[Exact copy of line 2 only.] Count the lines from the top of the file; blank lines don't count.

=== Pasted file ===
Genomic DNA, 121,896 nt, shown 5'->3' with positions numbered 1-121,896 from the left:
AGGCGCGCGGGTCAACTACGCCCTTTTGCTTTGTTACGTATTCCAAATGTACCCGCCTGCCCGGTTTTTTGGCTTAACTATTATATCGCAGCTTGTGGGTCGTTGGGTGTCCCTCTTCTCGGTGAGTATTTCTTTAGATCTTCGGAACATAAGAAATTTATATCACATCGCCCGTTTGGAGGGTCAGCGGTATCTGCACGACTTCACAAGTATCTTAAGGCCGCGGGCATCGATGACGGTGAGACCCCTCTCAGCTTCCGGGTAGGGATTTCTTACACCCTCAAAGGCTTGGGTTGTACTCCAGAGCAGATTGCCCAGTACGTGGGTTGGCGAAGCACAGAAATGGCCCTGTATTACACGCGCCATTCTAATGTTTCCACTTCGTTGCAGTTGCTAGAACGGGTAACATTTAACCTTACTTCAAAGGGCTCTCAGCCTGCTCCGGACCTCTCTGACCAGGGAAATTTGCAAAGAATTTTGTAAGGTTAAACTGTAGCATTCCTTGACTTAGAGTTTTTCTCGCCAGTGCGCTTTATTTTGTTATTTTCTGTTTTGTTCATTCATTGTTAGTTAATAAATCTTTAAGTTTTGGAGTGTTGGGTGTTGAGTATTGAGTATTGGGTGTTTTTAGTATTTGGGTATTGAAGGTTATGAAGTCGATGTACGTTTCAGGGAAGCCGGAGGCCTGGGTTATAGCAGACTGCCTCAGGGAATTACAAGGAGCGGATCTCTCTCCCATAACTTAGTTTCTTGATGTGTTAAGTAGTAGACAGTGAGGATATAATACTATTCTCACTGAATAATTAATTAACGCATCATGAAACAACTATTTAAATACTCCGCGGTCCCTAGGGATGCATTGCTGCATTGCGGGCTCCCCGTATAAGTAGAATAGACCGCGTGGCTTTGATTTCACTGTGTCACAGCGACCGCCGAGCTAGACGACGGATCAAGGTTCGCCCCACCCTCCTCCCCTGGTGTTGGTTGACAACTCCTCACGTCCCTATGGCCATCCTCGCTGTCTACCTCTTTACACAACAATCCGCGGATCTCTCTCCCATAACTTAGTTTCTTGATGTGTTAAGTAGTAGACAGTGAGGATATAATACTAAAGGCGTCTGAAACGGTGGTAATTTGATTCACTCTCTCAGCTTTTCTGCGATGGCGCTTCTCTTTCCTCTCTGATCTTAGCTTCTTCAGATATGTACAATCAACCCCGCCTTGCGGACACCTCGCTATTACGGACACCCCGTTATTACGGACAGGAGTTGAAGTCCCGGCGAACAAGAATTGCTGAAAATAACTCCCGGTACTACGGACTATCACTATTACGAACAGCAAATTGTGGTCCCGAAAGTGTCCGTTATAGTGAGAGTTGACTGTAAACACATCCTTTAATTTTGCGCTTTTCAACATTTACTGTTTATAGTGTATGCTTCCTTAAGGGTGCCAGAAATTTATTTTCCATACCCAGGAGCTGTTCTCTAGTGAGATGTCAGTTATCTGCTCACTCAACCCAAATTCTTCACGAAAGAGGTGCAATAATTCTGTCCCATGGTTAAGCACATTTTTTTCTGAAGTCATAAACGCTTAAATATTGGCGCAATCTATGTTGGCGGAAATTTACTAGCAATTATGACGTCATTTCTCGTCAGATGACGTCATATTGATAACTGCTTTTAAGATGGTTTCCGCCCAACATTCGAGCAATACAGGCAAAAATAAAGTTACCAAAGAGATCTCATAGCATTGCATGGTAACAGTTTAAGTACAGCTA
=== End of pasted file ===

AGGCGCGCGGGTCAACTACGCCCTTTTGCTTTGTTACGTATTCCAAATGTACCCGCCTGCCCGGTTTTTTGGCTTAACTATTATATCGCAGCTTGTGGGTCGTTGGGTGTCCCTCTTCTCGGTGAGTATTTCTTTAGATCTTCGGAACATAAGAAATTTATATCACATCGCCCGTTTGGAGGGTCAGCGGTATCTGCACGACTTCACAAGTATCTTAAGGCCGCGGGCATCGATGACGGTGAGACCCCTCTCAGCTTCCGGGTAGGGATTTCTTACACCCTCAAAGGCTTGGGTTGTACTCCAGAGCAGATTGCCCAGTACGTGGGTTGGCGAAGCACAGAAATGGCCCTGTATTACACGCGCCATTCTAATGTTTCCACTTCGTTGCAGTTGCTAGAACGGGTAACATTTAACCTTACTTCAAAGGGCTCTCAGCCTGCTCCGGACCTCTCTGACCAGGGAAATTTGCAAAGAATTTTGTAAGGTTAAACTGTAGCATTCCTTGACTTAGAGTTTTTCTCGCCAGTGCGCTTTATTTTGTTATTTTCTGTTTTGTTCATTCATTGTTAGTTAATAAATCTTTAAGTTTTGGAGTGTTGGGTGTTGAGTATTGAGTATTGGGTGTTTTTAGTATTTGGGTATTGAAGGTTATGAAGTCGATGTACGTTTCAGGGAAGCCGGAGGCCTGGGTTATAGCAGACTGCCTCAGGGAATTACAAGGAGCGGATCTCTCTCCCATAACTTAGTTTCTTGATGTGTTAAGTAGTAGACAGTGAGGATATAATACTATTCTCACTGAATAATTAATTAACGCATCATGAAACAACTATTTAAATACTCCGCGGTCCCTAGGGATGCATTGCTGCATTGCGGGCTCCCCGTATAAGTAGAATAGACCGCGTGGCTTTGATTTCACTGTGTCACAGCGACCGCCGAGCTAGACGACGGATCAAGGTTCGCCCCACCCTCCTCCCCTGGTGTTGGTTGACAACTCCTCACGTCCCTATGGCCATCCTCGCTGTCTACCTCTTTACACAACAATCCGCGGATCTCTCTCCCATAACTTAGTTTCTTGATGTGTTAAGTAGTAGACAGTGAGGATATAATACTAAAGGCGTCTGAAACGGTGGTAATTTGATTCACTCTCTCAGCTTTTCTGCGATGGCGCTTCTCTTTCCTCTCTGATCTTAGCTTCTTCAGATATGTACAATCAACCCCGCCTTGCGGACACCTCGCTATTACGGACACCCCGTTATTACGGACAGGAGTTGAAGTCCCGGCGAACAAGAATTGCTGAAAATAACTCCCGGTACTACGGACTATCACTATTACGAACAGCAAATTGTGGTCCCGAAAGTGTCCGTTATAGTGAGAGTTGACTGTAAACACATCCTTTAATTTTGCGCTTTTCAACATTTACTGTTTATAGTGTATGCTTCCTTAAGGGTGCCAGAAATTTATTTTCCATACCCAGGAGCTGTTCTCTAGTGAGATGTCAGTTATCTGCTCACTCAACCCAAATTCTTCACGAAAGAGGTGCAATAATTCTGTCCCATGGTTAAGCACATTTTTTTCTGAAGTCATAAACGCTTAAATATTGGCGCAATCTATGTTGGCGGAAATTTACTAGCAATTATGACGTCATTTCTCGTCAGATGACGTCATATTGATAACTGCTTTTAAGATGGTTTCCGCCCAACATTCGAGCAATACAGGCAAAAATAAAGTTACCAAAGAGATCTCATAGCATTGCATGGTAACAGTTTAAGTACAGCTA